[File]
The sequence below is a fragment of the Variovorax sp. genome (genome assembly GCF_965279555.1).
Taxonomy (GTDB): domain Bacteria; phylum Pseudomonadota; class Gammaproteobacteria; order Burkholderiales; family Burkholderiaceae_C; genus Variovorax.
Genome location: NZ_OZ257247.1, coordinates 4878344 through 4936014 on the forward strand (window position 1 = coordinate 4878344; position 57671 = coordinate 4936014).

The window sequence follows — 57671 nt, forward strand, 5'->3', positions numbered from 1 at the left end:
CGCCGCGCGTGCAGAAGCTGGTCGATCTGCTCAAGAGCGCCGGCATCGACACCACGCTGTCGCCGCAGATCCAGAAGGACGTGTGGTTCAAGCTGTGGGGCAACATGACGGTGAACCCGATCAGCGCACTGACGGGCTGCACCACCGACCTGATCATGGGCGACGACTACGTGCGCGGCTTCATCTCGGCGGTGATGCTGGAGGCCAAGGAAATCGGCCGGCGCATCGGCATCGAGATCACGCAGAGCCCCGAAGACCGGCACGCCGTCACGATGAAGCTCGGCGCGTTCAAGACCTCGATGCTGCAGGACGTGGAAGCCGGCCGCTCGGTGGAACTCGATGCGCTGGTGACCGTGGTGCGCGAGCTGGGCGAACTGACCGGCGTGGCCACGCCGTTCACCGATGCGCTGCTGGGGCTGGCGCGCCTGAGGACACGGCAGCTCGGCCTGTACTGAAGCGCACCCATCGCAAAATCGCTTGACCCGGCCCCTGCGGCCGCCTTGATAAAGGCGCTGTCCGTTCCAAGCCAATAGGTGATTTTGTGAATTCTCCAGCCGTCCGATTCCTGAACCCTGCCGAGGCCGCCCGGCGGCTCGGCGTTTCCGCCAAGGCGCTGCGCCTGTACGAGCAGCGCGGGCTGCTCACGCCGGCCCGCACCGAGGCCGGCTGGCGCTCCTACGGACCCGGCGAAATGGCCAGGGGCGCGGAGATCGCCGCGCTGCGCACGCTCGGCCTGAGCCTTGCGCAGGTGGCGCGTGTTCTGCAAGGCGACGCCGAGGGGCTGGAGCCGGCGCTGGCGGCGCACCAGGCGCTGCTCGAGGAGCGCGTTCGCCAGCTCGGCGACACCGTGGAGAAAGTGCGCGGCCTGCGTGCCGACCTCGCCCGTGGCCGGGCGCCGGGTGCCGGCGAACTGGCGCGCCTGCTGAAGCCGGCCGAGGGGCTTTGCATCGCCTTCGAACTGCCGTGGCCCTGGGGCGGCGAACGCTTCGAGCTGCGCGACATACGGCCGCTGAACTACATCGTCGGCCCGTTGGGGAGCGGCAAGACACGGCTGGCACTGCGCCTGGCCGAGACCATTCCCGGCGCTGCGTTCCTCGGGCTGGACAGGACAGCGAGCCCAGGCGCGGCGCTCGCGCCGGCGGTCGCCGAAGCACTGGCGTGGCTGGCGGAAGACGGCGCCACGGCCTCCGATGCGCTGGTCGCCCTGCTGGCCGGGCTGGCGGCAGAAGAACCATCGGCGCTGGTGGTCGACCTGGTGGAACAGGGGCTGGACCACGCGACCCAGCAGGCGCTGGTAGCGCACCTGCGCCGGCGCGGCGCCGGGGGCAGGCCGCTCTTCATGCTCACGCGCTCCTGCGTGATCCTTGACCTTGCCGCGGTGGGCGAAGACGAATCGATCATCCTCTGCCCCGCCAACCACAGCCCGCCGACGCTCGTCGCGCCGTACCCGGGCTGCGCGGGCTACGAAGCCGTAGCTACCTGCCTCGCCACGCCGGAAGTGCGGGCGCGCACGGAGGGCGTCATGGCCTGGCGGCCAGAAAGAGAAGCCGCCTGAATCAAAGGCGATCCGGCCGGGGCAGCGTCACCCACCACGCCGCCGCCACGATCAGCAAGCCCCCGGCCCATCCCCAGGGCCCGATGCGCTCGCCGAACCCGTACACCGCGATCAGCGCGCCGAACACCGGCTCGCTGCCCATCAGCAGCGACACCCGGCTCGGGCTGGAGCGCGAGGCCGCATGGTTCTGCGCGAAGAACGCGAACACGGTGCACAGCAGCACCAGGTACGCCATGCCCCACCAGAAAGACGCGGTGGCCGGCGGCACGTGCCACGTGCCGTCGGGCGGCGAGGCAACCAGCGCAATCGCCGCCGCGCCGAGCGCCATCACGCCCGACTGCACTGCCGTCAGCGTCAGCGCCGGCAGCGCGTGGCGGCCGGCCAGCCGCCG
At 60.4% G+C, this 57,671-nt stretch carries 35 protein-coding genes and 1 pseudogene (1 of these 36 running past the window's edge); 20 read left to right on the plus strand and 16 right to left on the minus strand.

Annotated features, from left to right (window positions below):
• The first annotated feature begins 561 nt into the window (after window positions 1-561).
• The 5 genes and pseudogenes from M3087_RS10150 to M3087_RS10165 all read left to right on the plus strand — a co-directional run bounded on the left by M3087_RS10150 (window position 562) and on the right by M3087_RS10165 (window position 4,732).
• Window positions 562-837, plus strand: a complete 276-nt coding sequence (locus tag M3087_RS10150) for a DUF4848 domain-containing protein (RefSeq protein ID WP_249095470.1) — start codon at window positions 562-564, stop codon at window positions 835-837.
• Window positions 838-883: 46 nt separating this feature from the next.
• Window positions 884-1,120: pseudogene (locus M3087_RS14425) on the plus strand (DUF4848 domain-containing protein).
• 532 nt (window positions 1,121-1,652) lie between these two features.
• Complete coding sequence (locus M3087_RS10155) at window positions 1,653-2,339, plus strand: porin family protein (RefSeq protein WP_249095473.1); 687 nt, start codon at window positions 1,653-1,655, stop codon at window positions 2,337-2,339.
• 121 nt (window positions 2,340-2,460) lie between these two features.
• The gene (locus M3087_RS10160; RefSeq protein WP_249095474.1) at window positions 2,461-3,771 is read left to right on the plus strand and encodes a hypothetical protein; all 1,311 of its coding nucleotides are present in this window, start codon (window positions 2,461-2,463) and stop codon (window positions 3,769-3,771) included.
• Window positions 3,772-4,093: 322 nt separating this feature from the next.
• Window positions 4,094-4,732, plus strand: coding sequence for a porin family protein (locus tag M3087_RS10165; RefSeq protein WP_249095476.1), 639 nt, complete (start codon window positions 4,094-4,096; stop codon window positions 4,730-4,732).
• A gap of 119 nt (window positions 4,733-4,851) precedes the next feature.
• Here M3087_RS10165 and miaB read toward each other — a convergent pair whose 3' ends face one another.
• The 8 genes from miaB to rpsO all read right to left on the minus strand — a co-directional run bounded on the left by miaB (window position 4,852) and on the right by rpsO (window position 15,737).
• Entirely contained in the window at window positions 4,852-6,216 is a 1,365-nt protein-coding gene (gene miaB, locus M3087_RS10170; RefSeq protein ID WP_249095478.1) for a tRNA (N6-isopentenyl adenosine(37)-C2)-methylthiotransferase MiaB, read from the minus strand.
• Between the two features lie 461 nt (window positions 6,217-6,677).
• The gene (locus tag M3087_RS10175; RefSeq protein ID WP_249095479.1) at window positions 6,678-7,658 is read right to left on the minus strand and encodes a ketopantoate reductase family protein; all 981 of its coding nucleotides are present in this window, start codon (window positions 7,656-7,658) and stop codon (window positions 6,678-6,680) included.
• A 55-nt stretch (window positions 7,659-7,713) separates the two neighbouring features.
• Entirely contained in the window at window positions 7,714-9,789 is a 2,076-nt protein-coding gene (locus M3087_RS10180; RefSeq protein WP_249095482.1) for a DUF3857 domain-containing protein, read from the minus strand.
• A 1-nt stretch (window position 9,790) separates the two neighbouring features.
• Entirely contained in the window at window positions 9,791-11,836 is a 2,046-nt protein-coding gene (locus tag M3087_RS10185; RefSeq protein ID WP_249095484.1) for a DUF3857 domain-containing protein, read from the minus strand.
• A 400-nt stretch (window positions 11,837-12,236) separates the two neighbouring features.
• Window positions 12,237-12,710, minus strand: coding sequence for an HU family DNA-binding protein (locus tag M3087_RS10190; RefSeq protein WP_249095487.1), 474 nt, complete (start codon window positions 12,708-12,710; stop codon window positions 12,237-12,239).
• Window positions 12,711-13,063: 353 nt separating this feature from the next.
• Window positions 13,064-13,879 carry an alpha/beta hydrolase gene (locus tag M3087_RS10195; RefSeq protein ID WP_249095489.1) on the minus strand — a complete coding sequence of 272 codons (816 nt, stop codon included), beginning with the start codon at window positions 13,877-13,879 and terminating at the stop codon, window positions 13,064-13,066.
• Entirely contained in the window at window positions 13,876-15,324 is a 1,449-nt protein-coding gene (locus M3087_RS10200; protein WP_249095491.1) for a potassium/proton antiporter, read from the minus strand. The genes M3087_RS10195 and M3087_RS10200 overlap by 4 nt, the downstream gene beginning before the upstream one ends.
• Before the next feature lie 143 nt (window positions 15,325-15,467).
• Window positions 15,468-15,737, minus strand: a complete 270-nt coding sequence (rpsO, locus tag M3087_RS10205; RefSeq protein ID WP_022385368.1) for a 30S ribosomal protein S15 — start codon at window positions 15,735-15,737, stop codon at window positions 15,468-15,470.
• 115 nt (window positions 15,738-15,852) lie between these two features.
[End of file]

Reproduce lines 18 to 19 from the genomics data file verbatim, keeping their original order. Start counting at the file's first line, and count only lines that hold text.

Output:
• Window positions 4,094-4,732, plus strand: coding sequence for a porin family protein (locus tag M3087_RS10165; RefSeq protein WP_249095476.1), 639 nt, complete (start codon window positions 4,094-4,096; stop codon window positions 4,730-4,732).
• A gap of 119 nt (window positions 4,733-4,851) precedes the next feature.